The NFL Management Council said yesterday that 78 of 527 players the union claims will be free agents Feb. 1 are listed incorrectly. The Council, the negotiating arm for the NFL's 28 franchises, also said it is not about to concede that the NFL Players Association will be granted the $20 million in salaries that striking players missed as a result of the recent 24-day strike.

The National Labor Relations Board will issue a complaint against the NFL seeking the $20 million in wages and incentives lost when they missed the league-imposed deadline to report by 24 hours. But John Jones, a spokesman for the Management Council, said, "That is just the first step that begins the judicial process. In going before the administrative law judge {no date has been set}, we get a full hearing . . . of why the deadline was in place and why it was fairly administered."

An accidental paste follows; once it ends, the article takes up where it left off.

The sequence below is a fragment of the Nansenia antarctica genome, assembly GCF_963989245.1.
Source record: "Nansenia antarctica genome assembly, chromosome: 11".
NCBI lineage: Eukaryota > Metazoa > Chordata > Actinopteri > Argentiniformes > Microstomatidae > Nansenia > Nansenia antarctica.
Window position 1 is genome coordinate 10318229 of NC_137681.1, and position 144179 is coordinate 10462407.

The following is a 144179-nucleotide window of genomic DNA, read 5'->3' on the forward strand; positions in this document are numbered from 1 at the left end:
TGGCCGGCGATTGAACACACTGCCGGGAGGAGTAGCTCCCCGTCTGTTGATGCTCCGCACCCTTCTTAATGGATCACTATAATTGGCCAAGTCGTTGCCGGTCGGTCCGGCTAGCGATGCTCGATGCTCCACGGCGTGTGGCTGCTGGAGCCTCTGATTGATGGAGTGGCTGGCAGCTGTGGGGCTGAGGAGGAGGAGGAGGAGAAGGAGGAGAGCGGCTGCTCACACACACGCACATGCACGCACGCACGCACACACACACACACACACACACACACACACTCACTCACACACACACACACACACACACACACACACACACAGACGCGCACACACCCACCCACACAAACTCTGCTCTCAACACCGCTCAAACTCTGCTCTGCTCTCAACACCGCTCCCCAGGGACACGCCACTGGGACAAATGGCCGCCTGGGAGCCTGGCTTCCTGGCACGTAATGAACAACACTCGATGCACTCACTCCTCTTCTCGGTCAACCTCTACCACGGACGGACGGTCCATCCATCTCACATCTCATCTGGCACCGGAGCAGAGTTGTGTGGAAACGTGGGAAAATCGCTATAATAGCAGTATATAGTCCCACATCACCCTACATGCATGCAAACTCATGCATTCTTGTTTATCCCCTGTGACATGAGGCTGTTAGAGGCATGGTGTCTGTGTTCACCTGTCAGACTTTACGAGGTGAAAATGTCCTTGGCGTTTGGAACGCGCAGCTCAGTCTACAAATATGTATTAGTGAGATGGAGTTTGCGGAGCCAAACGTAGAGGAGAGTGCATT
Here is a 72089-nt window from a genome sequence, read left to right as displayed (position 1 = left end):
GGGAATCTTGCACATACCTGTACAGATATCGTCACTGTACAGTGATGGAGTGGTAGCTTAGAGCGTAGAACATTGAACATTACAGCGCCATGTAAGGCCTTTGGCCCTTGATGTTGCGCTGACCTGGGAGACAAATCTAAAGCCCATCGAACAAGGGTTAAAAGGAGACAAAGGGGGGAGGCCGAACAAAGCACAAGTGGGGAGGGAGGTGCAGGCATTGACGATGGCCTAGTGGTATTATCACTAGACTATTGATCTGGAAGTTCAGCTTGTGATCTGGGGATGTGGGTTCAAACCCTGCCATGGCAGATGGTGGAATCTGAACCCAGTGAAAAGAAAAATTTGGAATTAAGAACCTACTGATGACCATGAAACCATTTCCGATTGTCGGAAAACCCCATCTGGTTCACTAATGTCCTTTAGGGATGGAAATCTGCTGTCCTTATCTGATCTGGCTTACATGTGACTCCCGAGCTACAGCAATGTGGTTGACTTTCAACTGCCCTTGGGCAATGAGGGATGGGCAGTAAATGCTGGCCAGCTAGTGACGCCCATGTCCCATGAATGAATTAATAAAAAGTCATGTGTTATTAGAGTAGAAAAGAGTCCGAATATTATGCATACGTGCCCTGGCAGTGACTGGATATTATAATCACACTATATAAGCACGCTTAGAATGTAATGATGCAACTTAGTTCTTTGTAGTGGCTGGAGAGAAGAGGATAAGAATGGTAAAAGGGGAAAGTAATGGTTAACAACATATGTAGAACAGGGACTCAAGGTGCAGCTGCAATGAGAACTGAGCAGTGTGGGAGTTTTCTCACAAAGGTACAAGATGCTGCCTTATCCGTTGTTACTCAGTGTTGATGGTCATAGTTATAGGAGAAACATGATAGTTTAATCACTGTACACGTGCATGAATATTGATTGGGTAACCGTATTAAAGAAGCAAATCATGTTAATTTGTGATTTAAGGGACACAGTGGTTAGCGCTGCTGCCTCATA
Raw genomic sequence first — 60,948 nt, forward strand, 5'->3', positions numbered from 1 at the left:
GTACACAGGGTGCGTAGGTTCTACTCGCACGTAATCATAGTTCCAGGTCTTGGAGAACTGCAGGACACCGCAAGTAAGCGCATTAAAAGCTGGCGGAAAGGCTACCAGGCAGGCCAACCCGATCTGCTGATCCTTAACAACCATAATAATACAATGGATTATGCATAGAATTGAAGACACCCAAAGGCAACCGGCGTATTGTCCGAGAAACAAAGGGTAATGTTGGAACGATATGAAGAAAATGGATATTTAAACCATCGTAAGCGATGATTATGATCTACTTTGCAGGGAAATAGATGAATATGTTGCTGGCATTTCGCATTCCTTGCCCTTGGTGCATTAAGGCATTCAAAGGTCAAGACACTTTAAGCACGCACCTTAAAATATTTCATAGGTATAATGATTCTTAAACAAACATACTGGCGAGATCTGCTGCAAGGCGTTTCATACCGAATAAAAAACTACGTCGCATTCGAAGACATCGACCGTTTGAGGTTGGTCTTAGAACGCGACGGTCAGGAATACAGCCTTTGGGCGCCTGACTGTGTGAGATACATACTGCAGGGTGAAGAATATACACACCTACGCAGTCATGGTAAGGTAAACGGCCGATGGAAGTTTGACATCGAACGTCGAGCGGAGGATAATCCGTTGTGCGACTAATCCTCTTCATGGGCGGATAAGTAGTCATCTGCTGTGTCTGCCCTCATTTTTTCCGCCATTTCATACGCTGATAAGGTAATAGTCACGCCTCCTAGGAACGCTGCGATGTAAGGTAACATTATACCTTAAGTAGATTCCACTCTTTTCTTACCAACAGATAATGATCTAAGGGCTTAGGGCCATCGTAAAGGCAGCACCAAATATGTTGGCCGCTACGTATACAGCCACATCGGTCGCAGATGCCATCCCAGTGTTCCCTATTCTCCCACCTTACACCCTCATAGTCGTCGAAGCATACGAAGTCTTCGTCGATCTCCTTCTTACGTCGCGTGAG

Jones said 73 of the 78 players are under contract for 1988, four have been cut and one is retired.

He also said the Management Council still is reviewing the union's list of players it believes will be free agents -- one third of the league -- come Feb. 1 because no collective bargaining agreement is in place. "It could rise to more than 80," Jones said of the inaccurately classified players.

In a related matter, the Chicago Bears have stopped paying union dues, which amounts to approximately $90,000. Union representative Mike Singletary and assistant rep Dave Duerson resigned after the players' strike and nobody has taken their places.

Doug Allen, the union's assistant executive director, said, "Certainly it's a concern, but it's not indicative of the players across the league."